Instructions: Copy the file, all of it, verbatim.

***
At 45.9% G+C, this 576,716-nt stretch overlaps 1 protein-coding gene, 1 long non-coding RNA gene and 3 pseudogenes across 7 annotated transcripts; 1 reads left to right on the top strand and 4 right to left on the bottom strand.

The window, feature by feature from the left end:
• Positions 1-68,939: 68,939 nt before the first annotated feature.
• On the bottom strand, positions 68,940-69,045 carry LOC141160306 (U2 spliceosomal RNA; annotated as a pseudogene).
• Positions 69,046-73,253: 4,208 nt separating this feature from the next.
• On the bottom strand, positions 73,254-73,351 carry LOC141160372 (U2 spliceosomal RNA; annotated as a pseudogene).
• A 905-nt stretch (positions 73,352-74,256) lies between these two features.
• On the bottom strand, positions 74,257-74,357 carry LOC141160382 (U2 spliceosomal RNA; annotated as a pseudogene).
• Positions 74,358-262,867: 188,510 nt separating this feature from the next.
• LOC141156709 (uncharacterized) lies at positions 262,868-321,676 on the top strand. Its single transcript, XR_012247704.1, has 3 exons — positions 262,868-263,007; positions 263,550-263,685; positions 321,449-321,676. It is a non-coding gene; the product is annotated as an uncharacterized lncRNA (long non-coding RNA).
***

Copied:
At 45.9% G+C, this 576,716-nt stretch overlaps 1 protein-coding gene, 1 long non-coding RNA gene and 3 pseudogenes across 7 annotated transcripts; 1 reads left to right on the top strand and 4 right to left on the bottom strand.

The window, feature by feature from the left end:
• Positions 1-68,939: 68,939 nt before the first annotated feature.
• On the bottom strand, positions 68,940-69,045 carry LOC141160306 (U2 spliceosomal RNA; annotated as a pseudogene).
• Positions 69,046-73,253: 4,208 nt separating this feature from the next.
• On the bottom strand, positions 73,254-73,351 carry LOC141160372 (U2 spliceosomal RNA; annotated as a pseudogene).
• A 905-nt stretch (positions 73,352-74,256) lies between these two features.
• On the bottom strand, positions 74,257-74,357 carry LOC141160382 (U2 spliceosomal RNA; annotated as a pseudogene).
• Positions 74,358-262,867: 188,510 nt separating this feature from the next.
• LOC141156709 (uncharacterized) lies at positions 262,868-321,676 on the top strand. Its single transcript, XR_012247704.1, has 3 exons — positions 262,868-263,007; positions 263,550-263,685; positions 321,449-321,676. It is a non-coding gene; the product is annotated as an uncharacterized lncRNA (long non-coding RNA).